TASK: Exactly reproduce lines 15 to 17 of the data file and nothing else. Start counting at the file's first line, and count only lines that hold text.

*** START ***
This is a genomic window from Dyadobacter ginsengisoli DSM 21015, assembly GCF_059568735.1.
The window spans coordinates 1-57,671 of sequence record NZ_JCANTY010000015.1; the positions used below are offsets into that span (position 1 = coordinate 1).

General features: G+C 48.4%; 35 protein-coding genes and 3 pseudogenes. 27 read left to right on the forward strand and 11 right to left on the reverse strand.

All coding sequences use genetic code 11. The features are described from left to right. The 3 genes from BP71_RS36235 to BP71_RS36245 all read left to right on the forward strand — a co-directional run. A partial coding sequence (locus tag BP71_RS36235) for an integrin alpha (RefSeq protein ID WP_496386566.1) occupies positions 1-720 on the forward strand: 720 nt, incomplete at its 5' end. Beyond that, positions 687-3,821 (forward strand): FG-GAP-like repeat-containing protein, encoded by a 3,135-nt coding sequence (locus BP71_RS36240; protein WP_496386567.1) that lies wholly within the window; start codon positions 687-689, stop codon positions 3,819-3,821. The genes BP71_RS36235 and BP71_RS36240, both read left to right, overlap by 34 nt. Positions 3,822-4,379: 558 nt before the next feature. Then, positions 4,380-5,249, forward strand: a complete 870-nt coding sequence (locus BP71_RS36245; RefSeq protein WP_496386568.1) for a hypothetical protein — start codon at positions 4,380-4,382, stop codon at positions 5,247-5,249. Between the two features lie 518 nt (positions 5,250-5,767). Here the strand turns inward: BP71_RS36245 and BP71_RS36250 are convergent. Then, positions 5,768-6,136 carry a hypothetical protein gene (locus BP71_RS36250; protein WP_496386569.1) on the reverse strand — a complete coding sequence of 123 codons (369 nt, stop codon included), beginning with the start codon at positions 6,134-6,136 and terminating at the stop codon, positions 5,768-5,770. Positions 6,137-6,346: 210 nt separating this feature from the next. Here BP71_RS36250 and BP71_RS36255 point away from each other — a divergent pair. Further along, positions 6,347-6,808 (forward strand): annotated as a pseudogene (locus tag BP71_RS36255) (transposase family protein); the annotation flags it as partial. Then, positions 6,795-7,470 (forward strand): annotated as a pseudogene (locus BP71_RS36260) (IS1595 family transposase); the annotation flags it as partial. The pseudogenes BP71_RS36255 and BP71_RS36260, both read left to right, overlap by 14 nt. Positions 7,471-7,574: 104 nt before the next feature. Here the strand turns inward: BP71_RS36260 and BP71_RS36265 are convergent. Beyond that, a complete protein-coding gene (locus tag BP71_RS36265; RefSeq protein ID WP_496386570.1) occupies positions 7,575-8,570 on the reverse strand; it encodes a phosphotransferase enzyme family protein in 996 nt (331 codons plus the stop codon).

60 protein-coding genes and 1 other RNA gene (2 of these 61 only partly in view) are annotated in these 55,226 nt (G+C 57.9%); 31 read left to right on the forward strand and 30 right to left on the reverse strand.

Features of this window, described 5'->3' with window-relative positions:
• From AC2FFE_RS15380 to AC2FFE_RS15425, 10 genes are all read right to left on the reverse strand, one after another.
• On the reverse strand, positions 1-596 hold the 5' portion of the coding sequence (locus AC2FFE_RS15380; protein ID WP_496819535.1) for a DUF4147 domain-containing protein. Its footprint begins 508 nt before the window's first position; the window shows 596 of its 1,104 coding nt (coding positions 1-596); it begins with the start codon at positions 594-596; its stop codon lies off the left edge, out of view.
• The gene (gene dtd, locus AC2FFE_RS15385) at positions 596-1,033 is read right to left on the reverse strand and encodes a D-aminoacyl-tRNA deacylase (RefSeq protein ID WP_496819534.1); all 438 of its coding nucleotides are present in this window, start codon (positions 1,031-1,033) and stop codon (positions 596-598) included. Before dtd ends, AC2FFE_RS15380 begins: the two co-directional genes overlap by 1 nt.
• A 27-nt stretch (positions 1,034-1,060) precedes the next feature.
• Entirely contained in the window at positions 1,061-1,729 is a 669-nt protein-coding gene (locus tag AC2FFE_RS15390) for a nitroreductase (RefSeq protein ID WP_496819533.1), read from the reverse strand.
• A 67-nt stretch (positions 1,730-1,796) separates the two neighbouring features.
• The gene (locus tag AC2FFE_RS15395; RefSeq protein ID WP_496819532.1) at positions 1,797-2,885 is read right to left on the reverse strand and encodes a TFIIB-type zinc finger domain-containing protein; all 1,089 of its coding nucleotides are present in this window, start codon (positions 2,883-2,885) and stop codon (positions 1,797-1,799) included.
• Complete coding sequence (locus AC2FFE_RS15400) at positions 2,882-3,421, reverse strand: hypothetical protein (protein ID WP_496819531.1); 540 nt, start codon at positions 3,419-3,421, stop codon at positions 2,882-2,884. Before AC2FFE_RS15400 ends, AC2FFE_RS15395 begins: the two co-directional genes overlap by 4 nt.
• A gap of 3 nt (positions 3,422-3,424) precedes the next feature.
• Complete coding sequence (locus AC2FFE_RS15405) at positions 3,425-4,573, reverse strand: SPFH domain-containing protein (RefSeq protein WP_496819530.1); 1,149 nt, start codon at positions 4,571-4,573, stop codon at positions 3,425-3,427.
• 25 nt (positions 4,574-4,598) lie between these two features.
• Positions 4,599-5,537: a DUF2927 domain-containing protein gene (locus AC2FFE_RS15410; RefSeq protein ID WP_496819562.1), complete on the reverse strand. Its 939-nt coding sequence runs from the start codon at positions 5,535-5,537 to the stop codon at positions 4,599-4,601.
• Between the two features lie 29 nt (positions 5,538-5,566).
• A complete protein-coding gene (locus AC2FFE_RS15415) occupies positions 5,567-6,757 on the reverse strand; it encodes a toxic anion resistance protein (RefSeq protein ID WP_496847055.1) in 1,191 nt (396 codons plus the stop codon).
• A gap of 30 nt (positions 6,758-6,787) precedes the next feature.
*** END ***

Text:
• A gap of 3 nt (positions 3,422-3,424) precedes the next feature.
• Complete coding sequence (locus AC2FFE_RS15405) at positions 3,425-4,573, reverse strand: SPFH domain-containing protein (RefSeq protein WP_496819530.1); 1,149 nt, start codon at positions 4,571-4,573, stop codon at positions 3,425-3,427.
• 25 nt (positions 4,574-4,598) lie between these two features.